Austrian conservative leader to win parliamentary election

Sebastian Kurz has in the past expressed support for Israel and vowed to combat anti-Semitism.

Arutz Sheva North America Staff,

Sebastian Kurz
Sebastian Kurz
Reuters

Austrian conservative leader Sebastian Kurz won Sunday’s parliamentary election, as widely expected, but he will need a coalition partner to form a stable government and the vote left him several options across the political spectrum, Reuters reports.

The election followed the collapse in May of Kurz’s coalition with the far-right Freedom Party (FPO) after a video sting scandal that forced FPO Vice Chancellor Heinz-Christian Strache to step down.

Kurz has been largely unscathed by the scandal, however, and as predicted by opinion polls, his People’s Party (OVP) came a comfortable first, with 37.2% of the vote, according to a projection by pollster SORA for national broadcaster ORF published soon after voting ended.

The Social Democrats came second with 22.0%, well ahead of the FPO on 16.0% and the Greens on 14.3%, the projection showed. It has a margin of error of 1.8 percentage points.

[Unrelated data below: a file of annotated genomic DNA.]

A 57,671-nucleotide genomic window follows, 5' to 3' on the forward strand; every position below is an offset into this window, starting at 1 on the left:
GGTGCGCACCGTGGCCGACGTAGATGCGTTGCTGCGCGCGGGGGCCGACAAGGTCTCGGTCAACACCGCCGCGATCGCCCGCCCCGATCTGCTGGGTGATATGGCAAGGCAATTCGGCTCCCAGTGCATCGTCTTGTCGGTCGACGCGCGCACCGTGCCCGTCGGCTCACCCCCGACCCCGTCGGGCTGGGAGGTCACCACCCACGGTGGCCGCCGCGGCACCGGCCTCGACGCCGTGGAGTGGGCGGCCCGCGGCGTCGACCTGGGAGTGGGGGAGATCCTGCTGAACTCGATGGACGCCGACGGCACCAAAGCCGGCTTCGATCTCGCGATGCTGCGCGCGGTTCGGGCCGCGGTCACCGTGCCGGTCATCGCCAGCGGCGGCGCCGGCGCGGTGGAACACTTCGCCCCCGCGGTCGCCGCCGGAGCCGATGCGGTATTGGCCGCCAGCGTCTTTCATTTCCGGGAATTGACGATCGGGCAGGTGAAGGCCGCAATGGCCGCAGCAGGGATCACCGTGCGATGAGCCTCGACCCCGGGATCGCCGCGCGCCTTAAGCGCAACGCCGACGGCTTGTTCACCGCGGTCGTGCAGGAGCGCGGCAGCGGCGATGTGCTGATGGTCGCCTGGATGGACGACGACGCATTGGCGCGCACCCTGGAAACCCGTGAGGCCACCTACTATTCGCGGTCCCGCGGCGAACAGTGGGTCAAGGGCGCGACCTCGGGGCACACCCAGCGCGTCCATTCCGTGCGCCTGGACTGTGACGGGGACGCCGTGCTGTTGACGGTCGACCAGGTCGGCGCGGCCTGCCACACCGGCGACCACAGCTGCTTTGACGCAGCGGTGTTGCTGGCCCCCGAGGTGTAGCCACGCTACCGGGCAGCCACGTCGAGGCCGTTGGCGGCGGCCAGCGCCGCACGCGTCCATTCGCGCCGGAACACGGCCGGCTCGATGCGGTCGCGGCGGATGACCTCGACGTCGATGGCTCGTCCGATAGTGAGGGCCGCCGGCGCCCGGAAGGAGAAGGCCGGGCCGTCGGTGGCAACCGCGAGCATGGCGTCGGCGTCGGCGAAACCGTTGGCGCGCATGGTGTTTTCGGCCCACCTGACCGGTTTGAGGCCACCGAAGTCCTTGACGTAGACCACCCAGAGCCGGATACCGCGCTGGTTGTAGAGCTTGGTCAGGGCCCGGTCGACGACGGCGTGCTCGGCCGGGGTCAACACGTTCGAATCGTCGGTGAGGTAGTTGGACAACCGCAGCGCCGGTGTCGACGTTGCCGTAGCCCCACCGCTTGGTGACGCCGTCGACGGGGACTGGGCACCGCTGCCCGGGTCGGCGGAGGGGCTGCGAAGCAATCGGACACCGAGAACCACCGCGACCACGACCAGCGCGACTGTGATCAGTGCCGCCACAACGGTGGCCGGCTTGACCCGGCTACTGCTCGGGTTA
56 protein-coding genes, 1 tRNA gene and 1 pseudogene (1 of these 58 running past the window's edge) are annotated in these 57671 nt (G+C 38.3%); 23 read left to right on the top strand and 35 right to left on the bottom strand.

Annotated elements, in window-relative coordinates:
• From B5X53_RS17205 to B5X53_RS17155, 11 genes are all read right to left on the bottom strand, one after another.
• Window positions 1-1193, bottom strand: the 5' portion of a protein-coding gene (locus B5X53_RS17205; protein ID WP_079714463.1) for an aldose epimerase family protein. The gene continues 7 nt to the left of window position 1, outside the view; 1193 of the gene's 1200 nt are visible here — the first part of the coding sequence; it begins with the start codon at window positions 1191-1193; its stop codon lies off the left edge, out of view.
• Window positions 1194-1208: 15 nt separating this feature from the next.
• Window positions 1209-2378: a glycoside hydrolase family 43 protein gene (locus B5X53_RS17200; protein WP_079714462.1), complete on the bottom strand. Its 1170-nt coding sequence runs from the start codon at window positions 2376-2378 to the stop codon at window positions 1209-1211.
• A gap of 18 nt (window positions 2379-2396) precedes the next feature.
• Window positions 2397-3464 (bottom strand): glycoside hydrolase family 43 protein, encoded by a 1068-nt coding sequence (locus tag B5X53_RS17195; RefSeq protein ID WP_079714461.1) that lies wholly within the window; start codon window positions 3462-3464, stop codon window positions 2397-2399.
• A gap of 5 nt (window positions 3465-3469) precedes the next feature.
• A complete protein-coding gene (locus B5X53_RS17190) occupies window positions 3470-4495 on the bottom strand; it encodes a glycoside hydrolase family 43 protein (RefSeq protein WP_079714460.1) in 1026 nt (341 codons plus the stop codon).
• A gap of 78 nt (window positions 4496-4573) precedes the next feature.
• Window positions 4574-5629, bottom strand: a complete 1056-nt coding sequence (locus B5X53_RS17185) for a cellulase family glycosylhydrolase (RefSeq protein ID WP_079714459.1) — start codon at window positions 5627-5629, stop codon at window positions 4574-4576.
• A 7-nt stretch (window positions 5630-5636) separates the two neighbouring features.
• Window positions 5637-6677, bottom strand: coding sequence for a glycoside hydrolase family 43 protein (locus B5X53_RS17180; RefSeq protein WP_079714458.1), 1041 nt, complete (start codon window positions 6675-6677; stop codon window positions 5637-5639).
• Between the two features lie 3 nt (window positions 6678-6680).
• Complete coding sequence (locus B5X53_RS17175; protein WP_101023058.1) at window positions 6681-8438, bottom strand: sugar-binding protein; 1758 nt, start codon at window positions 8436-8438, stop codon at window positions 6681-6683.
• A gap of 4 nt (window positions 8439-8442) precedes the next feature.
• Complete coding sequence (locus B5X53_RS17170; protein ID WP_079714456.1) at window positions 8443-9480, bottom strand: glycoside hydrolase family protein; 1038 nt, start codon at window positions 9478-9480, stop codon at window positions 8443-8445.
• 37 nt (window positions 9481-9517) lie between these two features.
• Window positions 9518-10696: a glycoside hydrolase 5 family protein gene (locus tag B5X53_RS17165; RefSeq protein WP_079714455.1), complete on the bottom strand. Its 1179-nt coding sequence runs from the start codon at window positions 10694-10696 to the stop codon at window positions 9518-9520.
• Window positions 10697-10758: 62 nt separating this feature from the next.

“We are very confident. We have a clear goal, namely to come first in this election. We want to improve our result,” Kurz told reporters before casting his vote in Vienna, referring to the 31.5% his OVP achieved in the last election in 2017.

Kurz has said he will talk to all parties if he wins the election. His two most likely choices are either to ally with the FPO again or with the Greens and liberal Neos. A centrist coalition with the Social Democrats is possible but unlikely under their current leadership, noted Reuters.

Kurz has expressed support for Israel in the past and has spoken out against Iran’s leaders who have called for Israel’s destruction.

Kurz has also pledged to make "combating anti-Semitism in all its forms" a top priority. Last year, he condemned the rocket attacks from Gaza onto Israeli territory and stressed his country’s commitment to Israel.

(Arutz Sheva’s North American desk is keeping you updated until the start of Rosh Hashanah in New York. The time posted automatically on all Arutz Sheva articles, however, is Israeli time.)




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